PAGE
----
Star Wars, Pathology and the NCB Expo

Only Pathology had Darth Vader in full regalia, the Star Wars soundtrack, hundreds of gold stars covering our table, and video presentations at the New Clinical Building (NCB) Expo on November 14, 2011. Among the 35 tables at the Expo held in the Turner Course, ours spotlighted the Core Lab’s changes in the NCB, the Roche Cobas® automated instrumentation platform for chemistry testing, and the Blood Bank’s novel HemoSafe® dispending machine.

Core Lab’s Darth Vader

Left to right, Georgina Pillainayagam, Gay Vergera, and Morinat Kukoyi.

Left to right, Vilma Saavedra, Bruce Clarete, and Joan Boyd

Our eye-catching poster

The NCB Expo gave employees throughout the Hospital an enjoyable opportunity to mingle with coworkers from other departments and learn about the move in a holistic way.

Our table was hosted in shifts by Georgina Pillainayagam, Morinat Kukoyi, Greg Gerhardt, Lois Tissue, Vilma Saavedra, Bruce Clarete, and Joan Boyd. Alissa Arellano was our Darth Vader (I can only disclose that now). Toni Strong was a Hopkins top model, posing the new purplish-fuchsia scrubs our phlebotomists will wear in the NCB.

Many questions at the table were from nurses concerned about the Core Lab’s turnaround time — would it be the same or longer or better? Vilma Saavedra told them we anticipate our turnaround time will actually improve because of the Lab’s proximity to the units and our new, specialized instrumentation. Other clinicians were surprised to learn that the Weinberg Blood Bank would be closing in early February. They were shown a schematic showing elevators and that the distance to the new Blood Bank was not much further. There were questions about who can utilize the Blood Bank’s Hemosafe® dispensing machine (the answer is the O.R.s only). Other questions related to phlebotomy, would JHOC Express Testing close when the new building is up (the answer is no, and Express Testing is not run by our Department). Many Hospital colleagues did not know much about the Pathology move and it was beneficial for them to stop by, introduce themselves and learn more about our changes.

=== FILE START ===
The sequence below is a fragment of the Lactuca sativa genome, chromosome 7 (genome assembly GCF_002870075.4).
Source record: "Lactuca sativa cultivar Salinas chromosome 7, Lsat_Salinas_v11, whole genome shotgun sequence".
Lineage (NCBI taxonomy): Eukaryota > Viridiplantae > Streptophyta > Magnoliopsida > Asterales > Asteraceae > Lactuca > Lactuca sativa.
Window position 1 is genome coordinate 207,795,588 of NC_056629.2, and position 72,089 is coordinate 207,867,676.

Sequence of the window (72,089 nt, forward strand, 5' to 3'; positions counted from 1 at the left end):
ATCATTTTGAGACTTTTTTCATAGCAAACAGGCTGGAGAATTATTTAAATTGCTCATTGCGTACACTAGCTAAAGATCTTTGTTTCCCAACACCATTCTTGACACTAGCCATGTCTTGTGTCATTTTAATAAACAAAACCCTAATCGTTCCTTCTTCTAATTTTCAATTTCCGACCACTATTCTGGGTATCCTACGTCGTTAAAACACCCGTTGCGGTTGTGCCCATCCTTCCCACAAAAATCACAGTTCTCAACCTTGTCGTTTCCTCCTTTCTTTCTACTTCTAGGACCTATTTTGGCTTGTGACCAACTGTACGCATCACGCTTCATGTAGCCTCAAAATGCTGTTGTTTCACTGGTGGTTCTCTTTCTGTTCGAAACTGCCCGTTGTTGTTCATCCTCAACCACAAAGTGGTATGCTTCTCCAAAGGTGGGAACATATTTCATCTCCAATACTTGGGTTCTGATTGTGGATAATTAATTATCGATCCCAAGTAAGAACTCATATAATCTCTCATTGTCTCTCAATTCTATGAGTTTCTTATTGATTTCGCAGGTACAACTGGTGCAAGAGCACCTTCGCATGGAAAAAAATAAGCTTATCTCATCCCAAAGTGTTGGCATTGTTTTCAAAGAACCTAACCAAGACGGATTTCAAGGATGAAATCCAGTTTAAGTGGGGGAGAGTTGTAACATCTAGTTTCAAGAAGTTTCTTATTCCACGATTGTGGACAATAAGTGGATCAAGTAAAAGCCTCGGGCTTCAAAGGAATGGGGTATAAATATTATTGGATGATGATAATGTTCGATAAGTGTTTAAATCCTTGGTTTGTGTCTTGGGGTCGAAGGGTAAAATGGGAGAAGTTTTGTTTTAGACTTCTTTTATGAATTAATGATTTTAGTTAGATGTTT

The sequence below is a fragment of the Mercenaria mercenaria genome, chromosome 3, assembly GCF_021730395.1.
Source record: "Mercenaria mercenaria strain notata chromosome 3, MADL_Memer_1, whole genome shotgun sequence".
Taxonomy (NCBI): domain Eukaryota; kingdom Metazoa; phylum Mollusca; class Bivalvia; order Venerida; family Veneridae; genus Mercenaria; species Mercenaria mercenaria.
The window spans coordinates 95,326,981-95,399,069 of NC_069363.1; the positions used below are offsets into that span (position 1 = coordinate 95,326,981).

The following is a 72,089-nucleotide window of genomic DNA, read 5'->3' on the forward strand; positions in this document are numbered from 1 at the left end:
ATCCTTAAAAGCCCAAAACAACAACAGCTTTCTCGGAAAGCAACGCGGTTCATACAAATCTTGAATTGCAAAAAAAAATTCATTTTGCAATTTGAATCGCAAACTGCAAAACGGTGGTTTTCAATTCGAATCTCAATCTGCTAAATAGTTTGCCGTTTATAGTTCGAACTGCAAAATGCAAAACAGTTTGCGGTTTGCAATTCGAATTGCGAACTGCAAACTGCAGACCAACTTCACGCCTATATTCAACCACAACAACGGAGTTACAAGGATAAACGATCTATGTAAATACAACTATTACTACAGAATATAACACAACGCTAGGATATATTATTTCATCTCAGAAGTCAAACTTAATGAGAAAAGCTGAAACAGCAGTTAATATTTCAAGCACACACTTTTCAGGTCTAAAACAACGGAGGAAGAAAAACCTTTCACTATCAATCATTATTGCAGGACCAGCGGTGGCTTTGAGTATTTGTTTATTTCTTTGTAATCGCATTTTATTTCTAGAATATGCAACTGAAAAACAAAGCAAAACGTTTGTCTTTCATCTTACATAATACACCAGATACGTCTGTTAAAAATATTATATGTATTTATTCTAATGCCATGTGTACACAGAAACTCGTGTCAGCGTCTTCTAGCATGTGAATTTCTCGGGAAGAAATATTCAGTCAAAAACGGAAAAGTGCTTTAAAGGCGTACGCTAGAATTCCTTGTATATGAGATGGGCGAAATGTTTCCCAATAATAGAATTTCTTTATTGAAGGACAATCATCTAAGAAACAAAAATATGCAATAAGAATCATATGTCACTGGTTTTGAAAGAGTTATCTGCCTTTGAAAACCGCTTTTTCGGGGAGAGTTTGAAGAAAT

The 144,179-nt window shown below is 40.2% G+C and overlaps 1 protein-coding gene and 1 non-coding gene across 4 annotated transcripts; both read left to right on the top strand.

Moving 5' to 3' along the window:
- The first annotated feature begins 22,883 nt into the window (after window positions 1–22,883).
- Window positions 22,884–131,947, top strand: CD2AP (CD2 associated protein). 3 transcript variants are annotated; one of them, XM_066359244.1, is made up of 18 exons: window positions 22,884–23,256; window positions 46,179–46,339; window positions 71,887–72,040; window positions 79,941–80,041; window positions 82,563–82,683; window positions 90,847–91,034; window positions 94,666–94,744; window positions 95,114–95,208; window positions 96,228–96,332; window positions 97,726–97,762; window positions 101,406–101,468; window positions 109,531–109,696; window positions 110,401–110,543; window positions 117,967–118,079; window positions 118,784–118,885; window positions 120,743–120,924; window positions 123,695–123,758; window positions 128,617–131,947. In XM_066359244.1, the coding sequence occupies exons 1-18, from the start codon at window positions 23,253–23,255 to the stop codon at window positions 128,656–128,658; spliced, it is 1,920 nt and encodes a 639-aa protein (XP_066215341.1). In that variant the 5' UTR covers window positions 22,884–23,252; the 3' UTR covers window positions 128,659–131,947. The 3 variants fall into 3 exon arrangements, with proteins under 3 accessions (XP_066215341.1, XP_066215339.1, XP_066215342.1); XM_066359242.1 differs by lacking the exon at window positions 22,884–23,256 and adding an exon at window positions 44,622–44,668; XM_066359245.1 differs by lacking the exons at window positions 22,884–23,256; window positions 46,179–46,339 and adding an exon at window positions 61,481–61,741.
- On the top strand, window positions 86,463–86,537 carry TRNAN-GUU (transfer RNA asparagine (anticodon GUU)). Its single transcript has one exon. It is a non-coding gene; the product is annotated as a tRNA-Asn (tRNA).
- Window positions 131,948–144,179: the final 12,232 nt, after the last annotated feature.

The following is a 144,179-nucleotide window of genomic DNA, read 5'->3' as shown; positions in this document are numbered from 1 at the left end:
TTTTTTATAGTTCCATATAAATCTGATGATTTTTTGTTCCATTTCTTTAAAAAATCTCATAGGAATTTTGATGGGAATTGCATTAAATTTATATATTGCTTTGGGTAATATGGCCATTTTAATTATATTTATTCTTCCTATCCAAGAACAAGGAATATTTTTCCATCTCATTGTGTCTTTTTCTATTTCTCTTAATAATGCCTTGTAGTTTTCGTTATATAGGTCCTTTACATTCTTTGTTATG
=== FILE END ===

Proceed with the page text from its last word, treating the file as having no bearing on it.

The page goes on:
At a nearby table, the new scrub colors were on display. Ours is shown at the bottom.

Johns Hopkins Medicine leaders, including Edward D. Miller, M.D., dean of the medical faculty, Ronald R. Peterson, president of Johns Hopkins Hospital and Health System, George Dover, M.D., Children’s Center director, and Clark Construction Company leaders with the ceremonial key to the new clinical buildings, the Sheikh Zayed Tower and the Charlotte R. Bloomberg Children’s Center. The handing of the key represents the ending of the construction phase and the beginning of employee occupation of the new buildings. The buildings’ interiors will now be furnished, systems perfected, and employees trained in their new environment. (Photo courtesy of Jon Christofersen.)

The Core Lab will move approximately 60 instruments to the new building, and Transfusion Medicine will move two. There is still much work and validation to be done in the months ahead. Headed by Mike Huppenthal for the past three years, the Pathology NCB transition project is going well and remains a huge work-in-progress. The individual divisions are busy preparing the details of the final move activation plans. Offices will transition into the NCB four weeks in advance of the clinical areas. By May 1, 2012, everyone should be settled in their new clinical areas.

Renata Karlos
Staff Assistant
Department of Pathology